Central to the primary responsibility to defend the nation – for all governments no matter their political persuasion – is a compact with Defence. The intention is to establish a long-term basis for action that is less susceptible to short-term political and economic disturbances.
This compact is the proper alignment between the Government’s strategic aspiration with the tasks Government asks Defence to undertake. Completing the ‘trinity’ of this compact is the resources Defence requires to develop the capabilities to perform the tasks.
This compact has not always been upheld with aspirations not matched with resources.
This compact, which differs from that formally operating in the UK, lies at the heart of the latest Defence White Paper.
It was also central to the First Principles Review, and the Competitive Evaluation Processes which I initiated, and will discuss shortly.
Just as Defence should be able to rely on the Government of the day for the provision of resources to meet national security aspirations, tasks and projects, the Government, on behalf of the citizens, should expect that Defence will operate in an efficient, timely and business-like manner.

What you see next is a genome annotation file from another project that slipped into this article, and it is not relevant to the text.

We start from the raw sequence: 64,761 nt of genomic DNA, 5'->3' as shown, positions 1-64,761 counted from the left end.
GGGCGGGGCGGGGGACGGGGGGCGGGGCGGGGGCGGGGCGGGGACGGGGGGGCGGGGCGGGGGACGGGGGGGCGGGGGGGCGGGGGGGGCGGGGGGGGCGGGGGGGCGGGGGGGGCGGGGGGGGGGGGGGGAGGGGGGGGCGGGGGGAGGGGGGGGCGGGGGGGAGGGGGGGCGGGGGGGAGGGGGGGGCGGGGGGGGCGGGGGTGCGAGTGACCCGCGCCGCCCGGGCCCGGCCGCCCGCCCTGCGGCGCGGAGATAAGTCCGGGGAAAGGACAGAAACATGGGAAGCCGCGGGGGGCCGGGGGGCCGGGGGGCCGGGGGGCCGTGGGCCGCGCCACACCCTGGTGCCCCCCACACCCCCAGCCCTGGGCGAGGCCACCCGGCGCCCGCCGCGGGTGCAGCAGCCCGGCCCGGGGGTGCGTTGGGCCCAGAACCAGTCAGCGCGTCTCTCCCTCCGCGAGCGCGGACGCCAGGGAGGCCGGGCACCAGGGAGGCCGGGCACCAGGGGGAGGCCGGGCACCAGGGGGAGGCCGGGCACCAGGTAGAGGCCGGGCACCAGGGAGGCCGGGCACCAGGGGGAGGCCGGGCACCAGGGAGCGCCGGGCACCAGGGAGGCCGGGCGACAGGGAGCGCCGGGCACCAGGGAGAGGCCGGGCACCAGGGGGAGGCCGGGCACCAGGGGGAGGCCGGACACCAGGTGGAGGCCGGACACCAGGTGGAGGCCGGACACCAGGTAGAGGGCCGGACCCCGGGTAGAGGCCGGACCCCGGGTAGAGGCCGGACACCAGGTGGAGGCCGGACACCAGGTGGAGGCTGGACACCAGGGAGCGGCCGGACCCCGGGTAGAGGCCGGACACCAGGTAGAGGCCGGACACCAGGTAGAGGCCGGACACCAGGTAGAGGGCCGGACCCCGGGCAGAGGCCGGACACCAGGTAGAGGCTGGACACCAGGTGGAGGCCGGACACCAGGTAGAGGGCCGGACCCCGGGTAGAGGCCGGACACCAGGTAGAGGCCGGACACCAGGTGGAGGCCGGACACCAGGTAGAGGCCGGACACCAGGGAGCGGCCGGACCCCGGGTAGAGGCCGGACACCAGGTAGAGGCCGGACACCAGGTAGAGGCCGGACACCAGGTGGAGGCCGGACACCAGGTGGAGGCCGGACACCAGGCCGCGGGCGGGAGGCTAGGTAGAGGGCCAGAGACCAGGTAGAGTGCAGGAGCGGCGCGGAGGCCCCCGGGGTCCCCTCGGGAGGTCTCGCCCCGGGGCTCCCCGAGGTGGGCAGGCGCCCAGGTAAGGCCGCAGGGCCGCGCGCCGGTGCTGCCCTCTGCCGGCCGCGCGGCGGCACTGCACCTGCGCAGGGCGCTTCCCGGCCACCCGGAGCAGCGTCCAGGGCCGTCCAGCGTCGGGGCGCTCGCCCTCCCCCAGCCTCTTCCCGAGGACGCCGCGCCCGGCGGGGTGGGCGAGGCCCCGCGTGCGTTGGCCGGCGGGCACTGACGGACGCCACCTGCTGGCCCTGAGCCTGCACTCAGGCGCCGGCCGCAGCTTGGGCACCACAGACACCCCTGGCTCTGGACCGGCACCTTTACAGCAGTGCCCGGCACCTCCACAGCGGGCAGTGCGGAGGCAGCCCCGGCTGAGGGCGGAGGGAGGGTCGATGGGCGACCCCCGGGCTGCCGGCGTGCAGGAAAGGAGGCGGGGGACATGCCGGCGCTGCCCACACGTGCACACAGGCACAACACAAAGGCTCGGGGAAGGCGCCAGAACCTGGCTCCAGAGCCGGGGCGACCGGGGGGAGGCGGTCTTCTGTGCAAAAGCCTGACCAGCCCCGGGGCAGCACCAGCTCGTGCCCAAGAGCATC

The commitment to return Defence expenditure to over 2 per cent of GDP, and the 20 year outlook in the White Paper, including a costed 10 year acquisition plan, reflected our subscription to the compact.
Having established the compact, it is critical that future governments, regardless of political persuasion, adhere to it.
The quid pro quo of this response by Government is the efficiency and performance of Defence, which brings me to the First Principles Review.
First Principles Review
In the report of the First Principles Review of Defence, Creating One Defence, the Review Team stated:
“In seeking to determine what has prevented Defence from changing, we noted three root causes which over the past decade have created complacency and inertia:
The high operational tempo and increasing national security demands over the past decade have demanded high levels of the senior leadership’s time and attention;
Budget uncertainty with $18.2 billion removed from the Defence budget from 2009–10 onwards which has led to reactive planning, deferred military capability and a hollowing out of enablers such as estate and information and communications technology; and